Highland Miracle, my WIP, is part of a May Day anthology. I watched Brave yesterday and decided the wisp would be a great addition to this story which also features two fairies who are doing everything possible to bring Reagan and Sean together, including Sean's venture through time.
The wisp will be the evil counterpart to the god-faeries. I do love to write antagonists--they can do whatever they want. They have no conscience. I'm still working on the other antagonists. I'm thinking about going with an evil ex-mistress and perhaps a man feeling his frustrations on losing out on what he thought would be his engagement to Reagan. Still toying with this idea. It's a lot for an anthology but I think I can make it work.
ScotlandThe will o' the wisp (called in Gaelic Teine biorach = sharp fire) is said to be of quite modern appearance, at least in South Uist. It was first seen, it is said, in 1812, and is the haunting spirit of a young girl from Benbecula, who frequented themachair, or sandy plain beside the sea, in search of the galium verum, used in the dyeing of the local cloth or tweed. Her sin was that of seeking to get an undue share of a product which should have been equally divided for the common good, and which has at all times to be husbanded as one of the plants which bind the sandy soil together where it has been redeemed from the sea.There is, however, another story as to the origin of the jack o' lantern. The haunting spirit is that of a blacksmith, who could get no admittance even into hell. He was very cold, and begged for a single ember to warm himself, and at last one was given him, and he has gone shivering about with it ever since.
A special interest of this story is that it tells against the common Hebridean tradition of a cold hell, a tradition one soon learns to accept in South Uist, the land of cold mist and sweeping winds, and damp, and drafts, and rain, where even the nether regions with a fire in them have a suggestion of comfort. Hell is therefore discouragingly known as "the place of the wind of the cold passages, or the wind of the cold channels."
- Source: A. Goodrich-Freer, "More Folklore from the Hebrides," Folk-Lore: A Quarterly Review of Mythe, Tradition, Institution, and Custom, vol. 13 (London: David Nutt, 1902), pp. 43-44.
Other sources say:
The phantom marsh lights that are seen after dusk over swamp ground, the results of escaping gases of decomposing vegetation, are called Will o' the Wisp in Britain. This phenomenon is internationally known as the Ingnis Fatus or the 'the Jesting LIght', which seems to beckon the traveller fromhis path, often resulting in wet feet if not immersion in a boghole. People have understood this phenomenon to be the result of spirits.
The Element Encyclopedia of Magical Creatures by John and Caitlin Matthews.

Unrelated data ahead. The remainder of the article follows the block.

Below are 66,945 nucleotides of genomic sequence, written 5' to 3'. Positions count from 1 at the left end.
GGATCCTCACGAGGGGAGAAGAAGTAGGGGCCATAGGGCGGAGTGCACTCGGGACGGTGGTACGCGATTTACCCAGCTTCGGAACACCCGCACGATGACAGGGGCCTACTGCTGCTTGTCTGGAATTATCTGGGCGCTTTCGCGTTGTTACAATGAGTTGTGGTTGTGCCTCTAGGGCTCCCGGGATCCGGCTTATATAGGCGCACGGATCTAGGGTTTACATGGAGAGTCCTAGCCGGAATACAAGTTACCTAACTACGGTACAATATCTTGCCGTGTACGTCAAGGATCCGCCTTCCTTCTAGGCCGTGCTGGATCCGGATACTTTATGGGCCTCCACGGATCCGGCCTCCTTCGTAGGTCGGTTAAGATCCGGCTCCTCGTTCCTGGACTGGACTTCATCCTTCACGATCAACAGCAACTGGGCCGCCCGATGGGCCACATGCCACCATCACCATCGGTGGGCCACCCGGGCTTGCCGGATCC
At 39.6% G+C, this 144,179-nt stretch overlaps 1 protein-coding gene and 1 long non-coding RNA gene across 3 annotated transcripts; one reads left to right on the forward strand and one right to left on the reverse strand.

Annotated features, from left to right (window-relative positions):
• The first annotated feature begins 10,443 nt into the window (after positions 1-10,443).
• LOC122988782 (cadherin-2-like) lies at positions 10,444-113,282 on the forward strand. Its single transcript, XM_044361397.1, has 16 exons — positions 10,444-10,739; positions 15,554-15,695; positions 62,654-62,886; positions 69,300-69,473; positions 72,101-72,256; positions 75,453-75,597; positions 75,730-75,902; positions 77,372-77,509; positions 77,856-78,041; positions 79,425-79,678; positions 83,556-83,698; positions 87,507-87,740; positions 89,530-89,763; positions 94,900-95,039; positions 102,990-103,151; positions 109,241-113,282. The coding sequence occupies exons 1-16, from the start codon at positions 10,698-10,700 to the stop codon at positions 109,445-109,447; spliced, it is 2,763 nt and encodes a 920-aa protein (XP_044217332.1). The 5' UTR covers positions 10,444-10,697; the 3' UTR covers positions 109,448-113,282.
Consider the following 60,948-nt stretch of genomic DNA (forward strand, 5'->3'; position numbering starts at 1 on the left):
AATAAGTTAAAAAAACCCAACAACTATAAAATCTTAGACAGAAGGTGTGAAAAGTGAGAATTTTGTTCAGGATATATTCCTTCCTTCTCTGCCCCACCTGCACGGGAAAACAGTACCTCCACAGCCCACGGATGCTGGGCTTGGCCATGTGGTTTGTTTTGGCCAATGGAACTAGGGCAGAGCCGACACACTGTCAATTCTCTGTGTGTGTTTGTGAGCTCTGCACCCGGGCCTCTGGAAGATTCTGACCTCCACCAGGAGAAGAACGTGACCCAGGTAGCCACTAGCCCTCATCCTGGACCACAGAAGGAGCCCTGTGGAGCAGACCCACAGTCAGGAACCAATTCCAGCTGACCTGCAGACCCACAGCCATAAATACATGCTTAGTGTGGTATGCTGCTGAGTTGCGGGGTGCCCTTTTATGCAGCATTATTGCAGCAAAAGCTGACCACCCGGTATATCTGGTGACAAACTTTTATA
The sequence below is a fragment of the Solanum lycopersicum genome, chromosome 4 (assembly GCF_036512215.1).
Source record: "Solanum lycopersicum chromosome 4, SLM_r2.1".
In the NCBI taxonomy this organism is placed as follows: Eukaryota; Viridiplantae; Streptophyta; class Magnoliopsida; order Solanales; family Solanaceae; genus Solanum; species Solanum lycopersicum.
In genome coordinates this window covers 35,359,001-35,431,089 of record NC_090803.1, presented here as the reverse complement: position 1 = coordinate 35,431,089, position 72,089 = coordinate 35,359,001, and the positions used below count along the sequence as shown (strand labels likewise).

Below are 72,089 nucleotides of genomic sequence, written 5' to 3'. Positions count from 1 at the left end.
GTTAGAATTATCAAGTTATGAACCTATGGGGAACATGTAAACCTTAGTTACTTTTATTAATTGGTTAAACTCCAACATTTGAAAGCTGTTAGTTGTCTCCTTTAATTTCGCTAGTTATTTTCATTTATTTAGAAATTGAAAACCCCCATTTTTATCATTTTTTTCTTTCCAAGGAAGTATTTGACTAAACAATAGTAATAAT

More from Wikipedia:
The term "will-o'-the-wisp" comes from "wisp", a bundle of sticks or paper sometimes used as a torch, and the name "Will": thus, "Will-of-the-torch". The term jack-o'-lantern "Jack of [the] lantern" has a similar meaning. Its application to carved pumpkins in American English is an innovation of the 19th century.
In the United States, they are often called "spook-lights", "ghost-lights", or "orbs" by folklorists and paranormal enthusiasts.
Folk belief attributes the phenomenon to fairies or elemental spirits, explicitly in the term "hobby lanterns" found in the 19th century Denham Tracts. Briggs' A Dictionary of Fairies provides an extensive list of other names for the same phenomenon, though the place where they are observed (graveyard, bogs, etc.) influences the naming considerably. When observed on graveyards, they are known as "ghost candles", also a term from the Denham Tracts.
The names will-o'-the-wisp and jack-o'-lantern are explained in etiological folk-tales, recorded in many variant forms in Ireland, Scotland, England, Wales, Appalachia, and Newfoundland. In these tales, protagonists named either Will or Jack are doomed to haunt the marshes with a light for some misdeed.
One version, from Shropshire, recounted by K. M. Briggs in her book A Dictionary of Fairies, refers to Will the Smith. Will is a wicked blacksmith who is given a second chance by Saint Peter at the gates to Heaven, but leads such a bad life that he ends up being doomed to wander the Earth. The Devil provides him with a single burning coal with which to warm himself, which he then uses to lure foolish travellers into the marshes.
An Irish version of the tale has a ne'er-do-well named Drunk Jack or Stingy Jack who makes a deal with the Devil, offering up his soul in exchange for payment of his pub tab. When the Devil comes to collect his due, Jack tricks him by making him climb a tree and then carving a cross underneath, preventing him from climbing down. In exchange for removing the cross, the Devil forgives Jack's debt. However, because no one as bad as Jack would ever be allowed into Heaven, Jack is forced upon his death to travel to Hell and ask for a place there. The Devil denies him entrance in revenge, but, as a boon, grants Jack an ember from the fires of Hell to light his way through the twilight world to which lost souls are forever condemned. Jack places it in a carved turnip to serve as a lantern. Another version of the tale, "Willy the Whisp", is related in Irish Folktales by Henry Glassie. The first modern novel in the Irish language, Séadna by Peadar Ua Laoghaire, is a version of the tale.